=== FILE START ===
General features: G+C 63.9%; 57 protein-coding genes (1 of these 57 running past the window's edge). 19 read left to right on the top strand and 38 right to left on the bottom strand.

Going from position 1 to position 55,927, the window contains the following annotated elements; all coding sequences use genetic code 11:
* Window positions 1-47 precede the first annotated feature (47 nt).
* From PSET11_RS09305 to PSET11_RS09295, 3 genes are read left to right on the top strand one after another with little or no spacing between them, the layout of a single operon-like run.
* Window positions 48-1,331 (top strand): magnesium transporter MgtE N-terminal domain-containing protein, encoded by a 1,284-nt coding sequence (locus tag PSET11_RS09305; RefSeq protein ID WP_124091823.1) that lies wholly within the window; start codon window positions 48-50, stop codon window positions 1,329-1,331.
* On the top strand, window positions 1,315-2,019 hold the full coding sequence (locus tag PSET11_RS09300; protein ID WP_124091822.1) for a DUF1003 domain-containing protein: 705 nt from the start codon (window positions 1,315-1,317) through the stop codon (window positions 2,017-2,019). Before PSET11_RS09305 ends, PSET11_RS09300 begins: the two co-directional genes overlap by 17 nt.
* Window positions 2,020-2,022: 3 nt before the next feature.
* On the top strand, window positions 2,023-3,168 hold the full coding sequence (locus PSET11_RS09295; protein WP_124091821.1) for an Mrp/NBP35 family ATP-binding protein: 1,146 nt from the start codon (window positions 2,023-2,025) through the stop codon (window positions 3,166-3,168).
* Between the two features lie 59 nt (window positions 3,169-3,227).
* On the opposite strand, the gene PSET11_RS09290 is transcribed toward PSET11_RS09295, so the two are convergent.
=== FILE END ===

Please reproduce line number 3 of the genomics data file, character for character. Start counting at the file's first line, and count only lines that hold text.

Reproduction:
* Window positions 1-47 precede the first annotated feature (47 nt).